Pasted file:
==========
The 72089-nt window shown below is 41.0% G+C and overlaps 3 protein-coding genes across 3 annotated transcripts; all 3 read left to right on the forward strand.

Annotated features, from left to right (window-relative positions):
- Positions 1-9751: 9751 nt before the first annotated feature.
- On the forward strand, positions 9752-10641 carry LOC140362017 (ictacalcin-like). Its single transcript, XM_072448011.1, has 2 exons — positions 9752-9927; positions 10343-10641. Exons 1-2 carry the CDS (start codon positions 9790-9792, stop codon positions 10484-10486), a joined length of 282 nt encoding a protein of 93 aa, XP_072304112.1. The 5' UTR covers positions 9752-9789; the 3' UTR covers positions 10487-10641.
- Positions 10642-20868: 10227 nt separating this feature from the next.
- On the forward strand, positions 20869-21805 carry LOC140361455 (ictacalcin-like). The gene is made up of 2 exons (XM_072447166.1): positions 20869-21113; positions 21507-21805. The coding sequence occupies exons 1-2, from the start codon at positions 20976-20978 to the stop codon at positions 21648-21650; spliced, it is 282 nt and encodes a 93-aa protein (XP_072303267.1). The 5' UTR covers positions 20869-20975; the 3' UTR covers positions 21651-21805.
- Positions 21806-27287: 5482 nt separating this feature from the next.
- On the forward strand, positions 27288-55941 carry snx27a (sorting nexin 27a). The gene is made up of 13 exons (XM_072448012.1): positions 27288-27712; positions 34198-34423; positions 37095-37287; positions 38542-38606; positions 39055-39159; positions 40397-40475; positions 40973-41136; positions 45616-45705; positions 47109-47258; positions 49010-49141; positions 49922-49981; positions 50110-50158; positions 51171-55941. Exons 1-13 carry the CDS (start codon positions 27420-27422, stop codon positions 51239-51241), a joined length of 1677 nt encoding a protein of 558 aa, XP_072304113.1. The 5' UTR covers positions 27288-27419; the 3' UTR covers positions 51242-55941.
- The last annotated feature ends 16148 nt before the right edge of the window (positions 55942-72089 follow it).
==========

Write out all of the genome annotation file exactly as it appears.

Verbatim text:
The 72089-nt window shown below is 41.0% G+C and overlaps 3 protein-coding genes across 3 annotated transcripts; all 3 read left to right on the forward strand.

Annotated features, from left to right (window-relative positions):
- Positions 1-9751: 9751 nt before the first annotated feature.
- On the forward strand, positions 9752-10641 carry LOC140362017 (ictacalcin-like). Its single transcript, XM_072448011.1, has 2 exons — positions 9752-9927; positions 10343-10641. Exons 1-2 carry the CDS (start codon positions 9790-9792, stop codon positions 10484-10486), a joined length of 282 nt encoding a protein of 93 aa, XP_072304112.1. The 5' UTR covers positions 9752-9789; the 3' UTR covers positions 10487-10641.
- Positions 10642-20868: 10227 nt separating this feature from the next.
- On the forward strand, positions 20869-21805 carry LOC140361455 (ictacalcin-like). The gene is made up of 2 exons (XM_072447166.1): positions 20869-21113; positions 21507-21805. The coding sequence occupies exons 1-2, from the start codon at positions 20976-20978 to the stop codon at positions 21648-21650; spliced, it is 282 nt and encodes a 93-aa protein (XP_072303267.1). The 5' UTR covers positions 20869-20975; the 3' UTR covers positions 21651-21805.
- Positions 21806-27287: 5482 nt separating this feature from the next.
- On the forward strand, positions 27288-55941 carry snx27a (sorting nexin 27a). The gene is made up of 13 exons (XM_072448012.1): positions 27288-27712; positions 34198-34423; positions 37095-37287; positions 38542-38606; positions 39055-39159; positions 40397-40475; positions 40973-41136; positions 45616-45705; positions 47109-47258; positions 49010-49141; positions 49922-49981; positions 50110-50158; positions 51171-55941. Exons 1-13 carry the CDS (start codon positions 27420-27422, stop codon positions 51239-51241), a joined length of 1677 nt encoding a protein of 558 aa, XP_072304113.1. The 5' UTR covers positions 27288-27419; the 3' UTR covers positions 51242-55941.
- The last annotated feature ends 16148 nt before the right edge of the window (positions 55942-72089 follow it).